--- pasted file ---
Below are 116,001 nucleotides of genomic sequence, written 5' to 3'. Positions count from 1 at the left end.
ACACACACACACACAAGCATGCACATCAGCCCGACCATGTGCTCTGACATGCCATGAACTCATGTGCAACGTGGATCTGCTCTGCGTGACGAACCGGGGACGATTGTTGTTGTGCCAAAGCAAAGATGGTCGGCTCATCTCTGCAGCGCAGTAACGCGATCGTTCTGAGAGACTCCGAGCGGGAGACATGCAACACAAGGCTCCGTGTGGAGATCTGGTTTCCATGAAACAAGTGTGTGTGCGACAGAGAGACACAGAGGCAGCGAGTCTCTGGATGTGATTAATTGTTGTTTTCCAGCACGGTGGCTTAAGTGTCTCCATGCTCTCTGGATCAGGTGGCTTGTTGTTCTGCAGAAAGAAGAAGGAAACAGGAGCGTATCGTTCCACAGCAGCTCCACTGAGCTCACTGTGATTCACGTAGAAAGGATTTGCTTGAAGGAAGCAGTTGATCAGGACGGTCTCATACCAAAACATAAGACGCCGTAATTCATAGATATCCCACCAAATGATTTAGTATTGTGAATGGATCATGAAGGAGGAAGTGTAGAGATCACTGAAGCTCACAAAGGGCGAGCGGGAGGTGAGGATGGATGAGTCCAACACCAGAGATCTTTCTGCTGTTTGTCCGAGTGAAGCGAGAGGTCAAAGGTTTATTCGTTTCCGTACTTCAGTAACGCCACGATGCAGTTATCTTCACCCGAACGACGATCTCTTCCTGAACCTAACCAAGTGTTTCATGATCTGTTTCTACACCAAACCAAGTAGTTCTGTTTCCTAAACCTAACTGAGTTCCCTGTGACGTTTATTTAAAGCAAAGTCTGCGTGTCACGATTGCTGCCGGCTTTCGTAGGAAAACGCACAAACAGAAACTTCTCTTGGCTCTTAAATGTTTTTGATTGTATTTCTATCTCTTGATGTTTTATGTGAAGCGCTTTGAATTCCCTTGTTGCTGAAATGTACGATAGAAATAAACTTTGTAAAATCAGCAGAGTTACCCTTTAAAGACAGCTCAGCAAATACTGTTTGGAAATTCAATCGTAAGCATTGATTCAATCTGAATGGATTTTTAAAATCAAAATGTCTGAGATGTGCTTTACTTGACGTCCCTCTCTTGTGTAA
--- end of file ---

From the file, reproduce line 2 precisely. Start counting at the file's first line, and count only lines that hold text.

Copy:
ACACACACACACACAAGCATGCACATCAGCCCGACCATGTGCTCTGACATGCCATGAACTCATGTGCAACGTGGATCTGCTCTGCGTGACGAACCGGGGACGATTGTTGTTGTGCCAAAGCAAAGATGGTCGGCTCATCTCTGCAGCGCAGTAACGCGATCGTTCTGAGAGACTCCGAGCGGGAGACATGCAACACAAGGCTCCGTGTGGAGATCTGGTTTCCATGAAACAAGTGTGTGTGCGACAGAGAGACACAGAGGCAGCGAGTCTCTGGATGTGATTAATTGTTGTTTTCCAGCACGGTGGCTTAAGTGTCTCCATGCTCTCTGGATCAGGTGGCTTGTTGTTCTGCAGAAAGAAGAAGGAAACAGGAGCGTATCGTTCCACAGCAGCTCCACTGAGCTCACTGTGATTCACGTAGAAAGGATTTGCTTGAAGGAAGCAGTTGATCAGGACGGTCTCATACCAAAACATAAGACGCCGTAATTCATAGATATCCCACCAAATGATTTAGTATTGTGAATGGATCATGAAGGAGGAAGTGTAGAGATCACTGAAGCTCACAAAGGGCGAGCGGGAGGTGAGGATGGATGAGTCCAACACCAGAGATCTTTCTGCTGTTTGTCCGAGTGAAGCGAGAGGTCAAAGGTTTATTCGTTTCCGTACTTCAGTAACGCCACGATGCAGTTATCTTCACCCGAACGACGATCTCTTCCTGAACCTAACCAAGTGTTTCATGATCTGTTTCTACACCAAACCAAGTAGTTCTGTTTCCTAAACCTAACTGAGTTCCCTGTGACGTTTATTTAAAGCAAAGTCTGCGTGTCACGATTGCTGCCGGCTTTCGTAGGAAAACGCACAAACAGAAACTTCTCTTGGCTCTTAAATGTTTTTGATTGTATTTCTATCTCTTGATGTTTTATGTGAAGCGCTTTGAATTCCCTTGTTGCTGAAATGTACGATAGAAATAAACTTTGTAAAATCAGCAGAGTTACCCTTTAAAGACAGCTCAGCAAATACTGTTTGGAAATTCAATCGTAAGCATTGATTCAATCTGAATGGATTTTTAAAATCAAAATGTCTGAGATGTGCTTTACTTGACGTCCCTCTCTTGTGTAA